Why large language models aren’t headed toward humanlike understanding

From Science News:

Apart from the northward advance of killer bees in the 1980s, nothing has struck as much fear into the hearts of headline writers as the ascent of artificial intelligence.

Ever since the computer Deep Blue defeated world chess champion Garry Kasparov in 1997, humans have faced the prospect that their supremacy over machines is merely temporary. Back then, though, it was easy to show that AI failed miserably in many realms of human expertise, from diagnosing disease to transcribing speech.

But then about a decade ago or so, computer brains — known as neural networks — received an IQ boost from a new approach called deep learning. Suddenly computers approached human ability at identifying images, reading signs and enhancing photographs — not to mention converting speech to text as well as most typists.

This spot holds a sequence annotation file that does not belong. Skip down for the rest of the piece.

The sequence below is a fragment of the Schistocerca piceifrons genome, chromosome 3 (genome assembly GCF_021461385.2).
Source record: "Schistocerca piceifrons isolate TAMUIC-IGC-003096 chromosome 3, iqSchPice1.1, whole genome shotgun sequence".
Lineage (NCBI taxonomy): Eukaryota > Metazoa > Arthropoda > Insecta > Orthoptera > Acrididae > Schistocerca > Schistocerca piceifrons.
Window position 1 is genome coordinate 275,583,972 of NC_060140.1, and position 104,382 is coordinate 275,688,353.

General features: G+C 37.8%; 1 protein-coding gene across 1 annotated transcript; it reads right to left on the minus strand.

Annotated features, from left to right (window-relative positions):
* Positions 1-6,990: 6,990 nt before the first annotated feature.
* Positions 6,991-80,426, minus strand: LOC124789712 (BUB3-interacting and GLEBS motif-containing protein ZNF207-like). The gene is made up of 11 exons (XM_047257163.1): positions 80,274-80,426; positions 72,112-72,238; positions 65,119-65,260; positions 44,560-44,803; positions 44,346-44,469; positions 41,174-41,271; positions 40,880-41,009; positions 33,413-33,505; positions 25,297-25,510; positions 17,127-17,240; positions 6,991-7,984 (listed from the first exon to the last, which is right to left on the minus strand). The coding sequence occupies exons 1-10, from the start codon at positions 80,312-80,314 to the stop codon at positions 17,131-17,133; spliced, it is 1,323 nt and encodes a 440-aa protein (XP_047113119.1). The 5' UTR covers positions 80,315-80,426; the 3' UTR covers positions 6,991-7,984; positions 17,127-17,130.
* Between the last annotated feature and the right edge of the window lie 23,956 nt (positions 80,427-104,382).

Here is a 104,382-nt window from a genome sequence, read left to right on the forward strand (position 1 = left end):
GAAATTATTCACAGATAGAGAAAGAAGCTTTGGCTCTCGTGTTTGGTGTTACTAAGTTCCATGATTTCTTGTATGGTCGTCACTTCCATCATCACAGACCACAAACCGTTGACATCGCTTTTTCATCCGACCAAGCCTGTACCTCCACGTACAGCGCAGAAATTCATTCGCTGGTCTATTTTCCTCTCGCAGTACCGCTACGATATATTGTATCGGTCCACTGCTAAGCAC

Those abilities had their limits. For one thing, even apparently successful deep learning neural networks were easy to trick. A few small stickers strategically placed on a stop sign made an AI computer think the sign said “Speed Limit 80,” for example. And those smart computers needed to be extensively trained on a task by viewing numerous examples of what they should be looking for. So deep learning produced excellent results for narrowly focused jobs but couldn’t adapt that expertise very well to other arenas. You would not (or shouldn’t) have hired it to write a magazine column for you, for instance.

But AI’s latest incarnations have begun to threaten job security not only for writers but also a lot of other professionals.

“Now we’re in a new era of AI,” says computer scientist Melanie Mitchell, an artificial intelligence expert at the Santa Fe Institute in New Mexico. “We’re beyond the deep learning revolution of the 2010s, and we’re now in the era of generative AI of the 2020s.”

Generative AI systems can produce things that had long seemed safely within the province of human creative ability. AI systems can now answer questions with seemingly human linguistic skill and knowledge, write poems and articles and legal briefs, produce publication quality artwork, and even create videos on demand of all sorts of things you might want to describe.